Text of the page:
Could nanotechnology help improve HIV therapies?

Research presented at the Conference on Retroviruses and Opportunistic Infections (13–16 February, Seattle, WA, USA) has reported successful results from trials investigating nanotechnology to improve drug therapies for HIV patients. This has the potential to reduce the doses required to control HIV, decreasing costs and improving treatment regimens.

The study, led by the University of Liverpool (Liverpool, UK), examined the use of nanotechnology to improve the delivery of HIV drugs. The trial enrolled healthy volunteers to investigate novel nanoparticle formulations for two common antiretroviral drugs, efavirenz and lopinavir.

Current daily therapies can lead to side effects and chronic oral dosing can cause poor adherence to the treatment regimen. Researchers hope that nanomedicine alternatives will require lower doses and therefore have a reduced cost, which is particularly beneficial for low- and middle-income countries with high HIV burden.  In addition, recent evaluation in HIV patients has highlighted a willingness to switch to nanomedicine alternatives if benefits can be demonstrated, making this a promising field.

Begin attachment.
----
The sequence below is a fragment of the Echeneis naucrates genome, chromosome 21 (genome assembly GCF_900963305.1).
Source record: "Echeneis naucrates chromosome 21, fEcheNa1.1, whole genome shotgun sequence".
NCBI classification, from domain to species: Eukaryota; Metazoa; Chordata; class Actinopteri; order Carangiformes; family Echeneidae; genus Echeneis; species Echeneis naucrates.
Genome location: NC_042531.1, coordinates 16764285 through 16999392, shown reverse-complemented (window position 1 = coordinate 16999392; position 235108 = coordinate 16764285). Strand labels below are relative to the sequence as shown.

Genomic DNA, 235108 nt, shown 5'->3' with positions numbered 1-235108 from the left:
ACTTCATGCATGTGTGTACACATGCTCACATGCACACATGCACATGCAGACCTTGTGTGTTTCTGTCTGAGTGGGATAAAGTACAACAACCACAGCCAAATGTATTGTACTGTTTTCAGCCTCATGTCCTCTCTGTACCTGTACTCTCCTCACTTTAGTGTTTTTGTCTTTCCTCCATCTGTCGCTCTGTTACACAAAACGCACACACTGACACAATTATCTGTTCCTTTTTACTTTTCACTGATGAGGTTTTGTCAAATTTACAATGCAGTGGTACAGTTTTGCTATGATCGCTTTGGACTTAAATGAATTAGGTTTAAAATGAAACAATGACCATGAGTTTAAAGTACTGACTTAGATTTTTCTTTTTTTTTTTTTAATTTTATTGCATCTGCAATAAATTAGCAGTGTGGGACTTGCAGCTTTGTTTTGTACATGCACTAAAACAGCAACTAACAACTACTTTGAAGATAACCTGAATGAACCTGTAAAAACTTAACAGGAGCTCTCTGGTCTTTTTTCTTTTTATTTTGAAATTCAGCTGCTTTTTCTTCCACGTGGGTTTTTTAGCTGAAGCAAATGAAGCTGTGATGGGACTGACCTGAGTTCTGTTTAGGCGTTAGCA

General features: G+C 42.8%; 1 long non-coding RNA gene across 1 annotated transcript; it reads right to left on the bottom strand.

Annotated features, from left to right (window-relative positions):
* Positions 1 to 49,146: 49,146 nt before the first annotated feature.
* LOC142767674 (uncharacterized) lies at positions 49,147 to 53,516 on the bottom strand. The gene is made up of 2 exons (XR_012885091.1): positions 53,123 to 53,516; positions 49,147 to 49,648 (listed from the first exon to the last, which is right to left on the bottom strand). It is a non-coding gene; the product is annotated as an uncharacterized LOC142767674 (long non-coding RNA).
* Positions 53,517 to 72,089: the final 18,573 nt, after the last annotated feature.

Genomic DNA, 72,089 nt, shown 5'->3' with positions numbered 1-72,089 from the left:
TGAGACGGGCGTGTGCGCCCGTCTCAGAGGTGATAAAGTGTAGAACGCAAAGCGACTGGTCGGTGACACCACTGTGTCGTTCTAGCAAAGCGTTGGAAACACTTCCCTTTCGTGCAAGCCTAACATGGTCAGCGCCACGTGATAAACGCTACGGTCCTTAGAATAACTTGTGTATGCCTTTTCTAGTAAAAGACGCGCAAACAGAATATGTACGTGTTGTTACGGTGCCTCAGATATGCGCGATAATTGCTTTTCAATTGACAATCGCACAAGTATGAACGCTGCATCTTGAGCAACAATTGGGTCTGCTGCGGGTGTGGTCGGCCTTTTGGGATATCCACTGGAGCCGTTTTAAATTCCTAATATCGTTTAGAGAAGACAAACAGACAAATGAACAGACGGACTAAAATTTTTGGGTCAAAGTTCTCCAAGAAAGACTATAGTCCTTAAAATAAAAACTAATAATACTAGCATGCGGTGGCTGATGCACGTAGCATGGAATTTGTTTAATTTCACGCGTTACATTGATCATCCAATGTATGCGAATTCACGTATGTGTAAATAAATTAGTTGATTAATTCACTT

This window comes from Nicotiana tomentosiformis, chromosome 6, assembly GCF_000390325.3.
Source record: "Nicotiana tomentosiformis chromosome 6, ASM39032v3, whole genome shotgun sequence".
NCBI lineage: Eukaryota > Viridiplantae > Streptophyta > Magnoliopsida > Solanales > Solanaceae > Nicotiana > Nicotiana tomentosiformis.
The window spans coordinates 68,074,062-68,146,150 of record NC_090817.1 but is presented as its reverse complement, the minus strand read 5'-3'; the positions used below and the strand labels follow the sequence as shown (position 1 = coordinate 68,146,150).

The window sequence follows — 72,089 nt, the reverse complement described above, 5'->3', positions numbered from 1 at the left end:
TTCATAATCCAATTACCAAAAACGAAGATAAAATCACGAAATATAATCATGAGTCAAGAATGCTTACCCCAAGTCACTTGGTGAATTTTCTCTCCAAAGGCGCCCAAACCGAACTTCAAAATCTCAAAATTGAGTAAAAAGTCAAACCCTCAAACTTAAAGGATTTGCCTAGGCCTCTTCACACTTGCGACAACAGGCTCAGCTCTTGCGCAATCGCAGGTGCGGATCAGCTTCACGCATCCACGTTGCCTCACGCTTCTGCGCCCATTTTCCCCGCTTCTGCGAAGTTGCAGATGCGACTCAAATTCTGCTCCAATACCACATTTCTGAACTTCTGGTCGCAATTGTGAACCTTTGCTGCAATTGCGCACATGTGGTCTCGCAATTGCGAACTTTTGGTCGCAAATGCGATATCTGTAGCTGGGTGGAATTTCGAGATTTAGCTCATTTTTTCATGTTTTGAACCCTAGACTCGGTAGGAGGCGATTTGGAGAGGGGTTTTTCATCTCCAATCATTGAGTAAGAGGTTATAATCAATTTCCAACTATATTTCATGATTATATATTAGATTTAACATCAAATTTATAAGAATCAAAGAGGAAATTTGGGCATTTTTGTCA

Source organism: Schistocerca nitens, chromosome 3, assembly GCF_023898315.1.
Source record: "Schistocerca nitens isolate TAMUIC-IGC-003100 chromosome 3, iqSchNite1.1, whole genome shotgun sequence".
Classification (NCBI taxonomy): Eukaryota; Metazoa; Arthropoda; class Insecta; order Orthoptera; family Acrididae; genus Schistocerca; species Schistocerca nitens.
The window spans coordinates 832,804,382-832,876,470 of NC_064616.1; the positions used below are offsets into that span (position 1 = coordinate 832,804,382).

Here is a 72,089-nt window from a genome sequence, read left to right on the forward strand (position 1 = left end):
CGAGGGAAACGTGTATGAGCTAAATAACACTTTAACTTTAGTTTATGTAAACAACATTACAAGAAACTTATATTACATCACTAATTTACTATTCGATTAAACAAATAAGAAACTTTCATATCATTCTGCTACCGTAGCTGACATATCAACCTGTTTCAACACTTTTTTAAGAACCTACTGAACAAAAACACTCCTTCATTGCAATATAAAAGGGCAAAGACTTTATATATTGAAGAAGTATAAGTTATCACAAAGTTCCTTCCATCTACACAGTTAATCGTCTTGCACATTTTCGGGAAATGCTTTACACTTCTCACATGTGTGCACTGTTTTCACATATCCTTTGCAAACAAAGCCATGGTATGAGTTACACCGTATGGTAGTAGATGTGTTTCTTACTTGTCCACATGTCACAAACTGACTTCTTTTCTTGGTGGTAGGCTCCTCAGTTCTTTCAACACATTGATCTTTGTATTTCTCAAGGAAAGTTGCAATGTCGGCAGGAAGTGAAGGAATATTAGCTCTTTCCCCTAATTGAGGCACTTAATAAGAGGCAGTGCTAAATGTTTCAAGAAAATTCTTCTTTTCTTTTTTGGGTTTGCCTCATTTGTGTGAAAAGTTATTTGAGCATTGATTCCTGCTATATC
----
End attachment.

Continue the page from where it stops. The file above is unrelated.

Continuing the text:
The team focused on novel oral therapies, they administered efavirenz and lopinavir utilizing solid drug nanoparticle technology, which has previously been demonstrated to improve drug absorption in the body.  The trial confirmed that the team could reduce the drug dose by up to 50% whilst still maintaining sufficient therapeutic exposure.

Benny Kottiri, from the government agency USAIDs (Washington DC, USA), commented: “The potential applications for HIV treatment are incredibly promising. By aligning efforts, these integrated investments offer the potential to reduce the doses required to control the HIV virus even further, resulting in real benefits globally. This would enable the costs of therapy to be reduced which is particularly beneficial for resource-limited countries where the burden of disease is highest.”



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